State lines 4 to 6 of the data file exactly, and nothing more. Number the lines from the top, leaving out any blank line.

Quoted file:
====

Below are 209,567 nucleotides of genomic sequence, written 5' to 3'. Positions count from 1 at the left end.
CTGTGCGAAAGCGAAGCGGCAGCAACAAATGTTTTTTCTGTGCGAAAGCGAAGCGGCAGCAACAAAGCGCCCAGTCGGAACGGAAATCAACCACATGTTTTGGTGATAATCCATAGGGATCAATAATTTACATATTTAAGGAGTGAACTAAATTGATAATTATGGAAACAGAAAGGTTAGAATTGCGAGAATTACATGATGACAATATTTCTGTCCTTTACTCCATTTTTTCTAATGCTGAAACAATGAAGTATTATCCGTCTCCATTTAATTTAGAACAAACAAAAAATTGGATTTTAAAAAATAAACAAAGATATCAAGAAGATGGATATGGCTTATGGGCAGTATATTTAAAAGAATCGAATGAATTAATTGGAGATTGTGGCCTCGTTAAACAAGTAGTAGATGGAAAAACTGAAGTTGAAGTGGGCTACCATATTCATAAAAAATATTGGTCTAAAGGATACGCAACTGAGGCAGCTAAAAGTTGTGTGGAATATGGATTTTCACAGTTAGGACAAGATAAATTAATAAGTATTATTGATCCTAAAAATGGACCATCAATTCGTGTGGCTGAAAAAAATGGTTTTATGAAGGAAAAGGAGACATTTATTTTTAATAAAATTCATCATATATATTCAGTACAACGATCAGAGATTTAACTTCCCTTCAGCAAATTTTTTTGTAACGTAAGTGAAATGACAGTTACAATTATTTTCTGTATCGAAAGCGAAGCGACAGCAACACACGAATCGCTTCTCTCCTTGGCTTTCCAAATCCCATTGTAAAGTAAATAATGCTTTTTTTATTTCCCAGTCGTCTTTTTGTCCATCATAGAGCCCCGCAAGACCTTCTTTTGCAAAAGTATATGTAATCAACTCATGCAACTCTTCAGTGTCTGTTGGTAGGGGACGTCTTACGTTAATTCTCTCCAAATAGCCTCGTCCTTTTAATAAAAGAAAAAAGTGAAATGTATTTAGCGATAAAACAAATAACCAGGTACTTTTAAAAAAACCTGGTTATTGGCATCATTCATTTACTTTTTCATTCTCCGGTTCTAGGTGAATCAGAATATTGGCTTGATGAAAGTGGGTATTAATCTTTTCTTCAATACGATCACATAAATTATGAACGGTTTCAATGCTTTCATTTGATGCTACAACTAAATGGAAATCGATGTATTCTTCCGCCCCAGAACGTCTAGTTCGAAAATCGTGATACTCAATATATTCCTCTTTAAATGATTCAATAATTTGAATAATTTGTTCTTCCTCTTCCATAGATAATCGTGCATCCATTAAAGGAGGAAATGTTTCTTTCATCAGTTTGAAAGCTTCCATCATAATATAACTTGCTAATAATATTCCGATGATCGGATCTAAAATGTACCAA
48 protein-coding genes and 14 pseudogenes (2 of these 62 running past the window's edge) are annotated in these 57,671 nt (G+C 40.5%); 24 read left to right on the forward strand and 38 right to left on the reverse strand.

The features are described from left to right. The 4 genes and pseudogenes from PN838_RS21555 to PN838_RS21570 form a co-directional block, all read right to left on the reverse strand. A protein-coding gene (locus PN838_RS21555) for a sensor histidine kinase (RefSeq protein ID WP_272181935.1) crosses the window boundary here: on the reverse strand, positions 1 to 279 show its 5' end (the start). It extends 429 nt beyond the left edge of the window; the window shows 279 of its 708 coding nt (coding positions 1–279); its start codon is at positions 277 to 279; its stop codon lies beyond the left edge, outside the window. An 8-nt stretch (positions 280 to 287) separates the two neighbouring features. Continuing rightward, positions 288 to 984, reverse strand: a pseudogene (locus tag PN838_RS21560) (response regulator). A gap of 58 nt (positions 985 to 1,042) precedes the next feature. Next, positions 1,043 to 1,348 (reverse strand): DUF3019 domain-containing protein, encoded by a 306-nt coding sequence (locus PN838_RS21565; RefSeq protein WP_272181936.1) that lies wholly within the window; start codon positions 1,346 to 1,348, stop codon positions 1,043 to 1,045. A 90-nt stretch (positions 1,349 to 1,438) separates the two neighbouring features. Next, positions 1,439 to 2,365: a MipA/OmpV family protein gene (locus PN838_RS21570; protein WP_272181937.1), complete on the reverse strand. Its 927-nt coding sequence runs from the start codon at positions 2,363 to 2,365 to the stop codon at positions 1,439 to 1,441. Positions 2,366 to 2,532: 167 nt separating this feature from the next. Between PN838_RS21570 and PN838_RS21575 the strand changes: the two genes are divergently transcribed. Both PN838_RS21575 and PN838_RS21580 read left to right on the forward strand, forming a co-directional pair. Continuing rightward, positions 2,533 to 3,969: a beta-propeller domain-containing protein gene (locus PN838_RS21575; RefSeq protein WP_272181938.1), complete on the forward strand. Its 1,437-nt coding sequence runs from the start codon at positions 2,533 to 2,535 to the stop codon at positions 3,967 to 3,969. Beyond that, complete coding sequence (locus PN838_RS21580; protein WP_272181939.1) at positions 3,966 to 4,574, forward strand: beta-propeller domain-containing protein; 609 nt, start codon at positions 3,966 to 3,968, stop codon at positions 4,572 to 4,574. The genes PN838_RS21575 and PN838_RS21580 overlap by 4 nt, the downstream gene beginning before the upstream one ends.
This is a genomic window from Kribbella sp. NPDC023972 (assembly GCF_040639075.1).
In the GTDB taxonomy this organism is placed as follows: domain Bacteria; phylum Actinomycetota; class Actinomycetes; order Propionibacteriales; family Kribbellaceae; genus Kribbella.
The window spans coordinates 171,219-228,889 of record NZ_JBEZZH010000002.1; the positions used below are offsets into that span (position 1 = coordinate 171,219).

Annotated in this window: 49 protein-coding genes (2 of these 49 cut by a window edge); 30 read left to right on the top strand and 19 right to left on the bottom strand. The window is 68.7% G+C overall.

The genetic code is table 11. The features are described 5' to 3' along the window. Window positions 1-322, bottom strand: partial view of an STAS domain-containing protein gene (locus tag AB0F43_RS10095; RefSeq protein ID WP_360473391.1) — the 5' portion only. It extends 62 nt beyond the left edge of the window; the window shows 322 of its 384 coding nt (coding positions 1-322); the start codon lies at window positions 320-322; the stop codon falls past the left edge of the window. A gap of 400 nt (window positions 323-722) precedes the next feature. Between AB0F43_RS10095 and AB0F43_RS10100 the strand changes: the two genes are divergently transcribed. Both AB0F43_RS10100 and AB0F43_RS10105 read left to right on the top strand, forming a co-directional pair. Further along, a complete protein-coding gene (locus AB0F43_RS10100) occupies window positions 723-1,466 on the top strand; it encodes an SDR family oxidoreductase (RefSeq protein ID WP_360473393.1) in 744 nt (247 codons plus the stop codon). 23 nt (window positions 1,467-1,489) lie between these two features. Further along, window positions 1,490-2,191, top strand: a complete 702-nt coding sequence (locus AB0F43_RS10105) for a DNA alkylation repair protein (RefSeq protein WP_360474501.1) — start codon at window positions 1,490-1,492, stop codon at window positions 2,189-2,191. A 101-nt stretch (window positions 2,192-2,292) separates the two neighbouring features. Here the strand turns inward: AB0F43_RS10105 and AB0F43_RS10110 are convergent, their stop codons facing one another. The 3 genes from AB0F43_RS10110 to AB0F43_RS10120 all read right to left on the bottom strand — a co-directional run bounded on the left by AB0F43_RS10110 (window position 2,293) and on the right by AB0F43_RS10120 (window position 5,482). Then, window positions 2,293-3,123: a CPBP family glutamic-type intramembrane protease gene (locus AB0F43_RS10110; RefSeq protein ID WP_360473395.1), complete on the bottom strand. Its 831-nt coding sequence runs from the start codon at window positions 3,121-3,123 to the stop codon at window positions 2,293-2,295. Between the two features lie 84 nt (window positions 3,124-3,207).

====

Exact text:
The features are described from left to right. The 4 genes and pseudogenes from PN838_RS21555 to PN838_RS21570 form a co-directional block, all read right to left on the reverse strand. A protein-coding gene (locus PN838_RS21555) for a sensor histidine kinase (RefSeq protein ID WP_272181935.1) crosses the window boundary here: on the reverse strand, positions 1 to 279 show its 5' end (the start). It extends 429 nt beyond the left edge of the window; the window shows 279 of its 708 coding nt (coding positions 1–279); its start codon is at positions 277 to 279; its stop codon lies beyond the left edge, outside the window. An 8-nt stretch (positions 280 to 287) separates the two neighbouring features. Continuing rightward, positions 288 to 984, reverse strand: a pseudogene (locus tag PN838_RS21560) (response regulator). A gap of 58 nt (positions 985 to 1,042) precedes the next feature. Next, positions 1,043 to 1,348 (reverse strand): DUF3019 domain-containing protein, encoded by a 306-nt coding sequence (locus PN838_RS21565; RefSeq protein WP_272181936.1) that lies wholly within the window; start codon positions 1,346 to 1,348, stop codon positions 1,043 to 1,045. A 90-nt stretch (positions 1,349 to 1,438) separates the two neighbouring features. Next, positions 1,439 to 2,365: a MipA/OmpV family protein gene (locus PN838_RS21570; protein WP_272181937.1), complete on the reverse strand. Its 927-nt coding sequence runs from the start codon at positions 2,363 to 2,365 to the stop codon at positions 1,439 to 1,441. Positions 2,366 to 2,532: 167 nt separating this feature from the next. Between PN838_RS21570 and PN838_RS21575 the strand changes: the two genes are divergently transcribed. Both PN838_RS21575 and PN838_RS21580 read left to right on the forward strand, forming a co-directional pair. Continuing rightward, positions 2,533 to 3,969: a beta-propeller domain-containing protein gene (locus PN838_RS21575; RefSeq protein WP_272181938.1), complete on the forward strand. Its 1,437-nt coding sequence runs from the start codon at positions 2,533 to 2,535 to the stop codon at positions 3,967 to 3,969. Beyond that, complete coding sequence (locus PN838_RS21580; protein WP_272181939.1) at positions 3,966 to 4,574, forward strand: beta-propeller domain-containing protein; 609 nt, start codon at positions 3,966 to 3,968, stop codon at positions 4,572 to 4,574. The genes PN838_RS21575 and PN838_RS21580 overlap by 4 nt, the downstream gene beginning before the upstream one ends.
This is a genomic window from Kribbella sp. NPDC023972 (assembly GCF_040639075.1).
In the GTDB taxonomy this organism is placed as follows: domain Bacteria; phylum Actinomycetota; class Actinomycetes; order Propionibacteriales; family Kribbellaceae; genus Kribbella.